DESPERADO Add To My Top 10

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Release Date: August 25, 1995

Starring: Antonio Banderas, Joaquim de Almeida, Salema Hayek, Cheech Marin, Steve Buscemi, & Quentin Tarantino

Genre: Action

Audience:

Rating: R

Runtime: 114 minutes

Distributor: Columbia Pictures

Director: Robert Rodriguez

Executive Producer:

Producer: Bill Borden

Writer: Robert Rodriguez

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Content:

(NA, B, LLL, VVV, SS, NN, A, D, M) Pagan worldview featuring vengeance & retribution with some minor Christian elements including prayer & the sign of the cross; 44 obscenities, 2 profanities & 18 vulgarities; extremely bloody acts including countless point blank shootings, knife throwing, fist fighting, leg breaking, neck breaking, man run over by car, man hit by ceiling fan, missal launches, & numerous views of corpses with open wounds; one act of promiscuous sex depicted; brief male & female full nudity (no genitalia); alcohol use; smoking & drug use & sales implied; and, revenge themes.

Summary:

Antonio Banderas plays the Mariachi in DESPERADO. Bent on exacting revenge against a drug lord for killing his girlfriend, the Mariachi kills anyone that gets in his way. While exotic and titillating, this action picture rehashes action revenge themes by portraying bloodbath upon bloodbath, which is ultimately not very redemptive.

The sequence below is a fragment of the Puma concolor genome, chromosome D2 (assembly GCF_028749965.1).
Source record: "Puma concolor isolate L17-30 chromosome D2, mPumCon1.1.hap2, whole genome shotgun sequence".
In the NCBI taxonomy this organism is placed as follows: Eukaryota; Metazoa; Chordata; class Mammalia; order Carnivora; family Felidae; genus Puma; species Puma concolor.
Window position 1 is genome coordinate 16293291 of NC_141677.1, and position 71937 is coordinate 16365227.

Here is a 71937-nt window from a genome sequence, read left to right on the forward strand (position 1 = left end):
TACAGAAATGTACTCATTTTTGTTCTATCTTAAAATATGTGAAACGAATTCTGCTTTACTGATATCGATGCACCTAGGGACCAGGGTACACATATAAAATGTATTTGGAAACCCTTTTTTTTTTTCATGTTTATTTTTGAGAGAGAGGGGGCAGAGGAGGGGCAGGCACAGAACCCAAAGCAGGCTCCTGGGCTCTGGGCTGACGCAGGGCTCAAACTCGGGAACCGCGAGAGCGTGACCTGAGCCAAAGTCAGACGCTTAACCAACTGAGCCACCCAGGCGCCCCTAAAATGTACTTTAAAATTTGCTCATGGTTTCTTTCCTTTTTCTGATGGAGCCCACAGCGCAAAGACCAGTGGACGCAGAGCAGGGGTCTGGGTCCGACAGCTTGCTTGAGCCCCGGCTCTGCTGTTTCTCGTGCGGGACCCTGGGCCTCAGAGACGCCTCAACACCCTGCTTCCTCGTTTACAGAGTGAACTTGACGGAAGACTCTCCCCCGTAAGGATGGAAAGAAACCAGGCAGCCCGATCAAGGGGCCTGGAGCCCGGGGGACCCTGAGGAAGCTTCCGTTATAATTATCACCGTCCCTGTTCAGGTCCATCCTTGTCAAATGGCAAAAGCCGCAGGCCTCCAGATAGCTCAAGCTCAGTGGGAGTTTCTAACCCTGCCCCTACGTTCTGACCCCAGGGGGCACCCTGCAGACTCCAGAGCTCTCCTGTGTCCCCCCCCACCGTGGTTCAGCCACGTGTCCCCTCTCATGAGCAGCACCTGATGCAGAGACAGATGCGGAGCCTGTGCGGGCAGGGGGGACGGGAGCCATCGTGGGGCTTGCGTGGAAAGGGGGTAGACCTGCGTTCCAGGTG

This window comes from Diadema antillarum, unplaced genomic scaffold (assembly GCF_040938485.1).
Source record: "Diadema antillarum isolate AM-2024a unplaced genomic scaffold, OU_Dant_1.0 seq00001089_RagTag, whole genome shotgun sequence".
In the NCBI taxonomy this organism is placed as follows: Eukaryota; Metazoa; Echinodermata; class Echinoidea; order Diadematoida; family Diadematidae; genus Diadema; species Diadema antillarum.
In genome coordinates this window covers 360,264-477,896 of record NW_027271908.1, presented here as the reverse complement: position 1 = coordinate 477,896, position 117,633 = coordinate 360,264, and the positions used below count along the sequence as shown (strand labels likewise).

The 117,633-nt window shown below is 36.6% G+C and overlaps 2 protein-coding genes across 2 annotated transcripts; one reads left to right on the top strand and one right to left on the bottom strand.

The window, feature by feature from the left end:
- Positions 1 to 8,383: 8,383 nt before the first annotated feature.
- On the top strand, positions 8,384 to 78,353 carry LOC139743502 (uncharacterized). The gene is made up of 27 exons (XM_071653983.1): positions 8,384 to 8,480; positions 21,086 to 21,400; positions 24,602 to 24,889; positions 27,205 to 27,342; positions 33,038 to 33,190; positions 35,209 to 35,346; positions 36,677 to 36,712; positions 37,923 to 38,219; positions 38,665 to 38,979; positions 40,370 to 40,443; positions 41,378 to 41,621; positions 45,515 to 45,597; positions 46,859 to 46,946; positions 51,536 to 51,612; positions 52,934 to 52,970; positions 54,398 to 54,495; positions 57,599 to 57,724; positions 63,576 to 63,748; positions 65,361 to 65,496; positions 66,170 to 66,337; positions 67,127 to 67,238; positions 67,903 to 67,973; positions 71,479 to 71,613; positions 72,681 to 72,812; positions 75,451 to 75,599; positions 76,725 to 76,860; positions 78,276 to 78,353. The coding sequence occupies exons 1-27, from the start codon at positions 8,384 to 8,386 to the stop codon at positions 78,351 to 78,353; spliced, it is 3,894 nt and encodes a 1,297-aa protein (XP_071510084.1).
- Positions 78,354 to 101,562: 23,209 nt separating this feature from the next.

Review:

Set on a border town in modern day Mexico, DESPERADO features Antonio Banderas as the nameless Mariachi player who carries a guitar case filled with guns and various other weapons. Traveling from town to town, the Mariachi destroys anyone that comes in his way as he looks for Bucho, a drug lord who killed his girlfriend. When the Mariachi enters a bar, he asks for Bucho's whereabouts. The response is a round of bullets, so the Mariachi opens his guitar case to play his own tune. Wounded, the Mariachi finds help from a beautiful bookstore owner named Carolina. She stitches him up and tells him she wants Bucho dead. Bandaged, the Mariachi escapes a vicious knife throwing thug, returns to Carolina for a steamy romantic tryst, kills some more of Bucho's thugs, and prepares for his ultimate showdown with Bucho at Bucho's own home.

There is a temptation to place a higher production value on this film than it deserves. What could be perceived as entertaining is actually titillating and shocking. This picture doesn't equal the complexity of a PULP FICTION, nor the style of a Sergio Leone spaghetti western. There is an attempt to provide moral value to this picture by depicting the Mariachi as a struggling Catholic, but in the end his desire of revenge overcomes him -- not God's grace.

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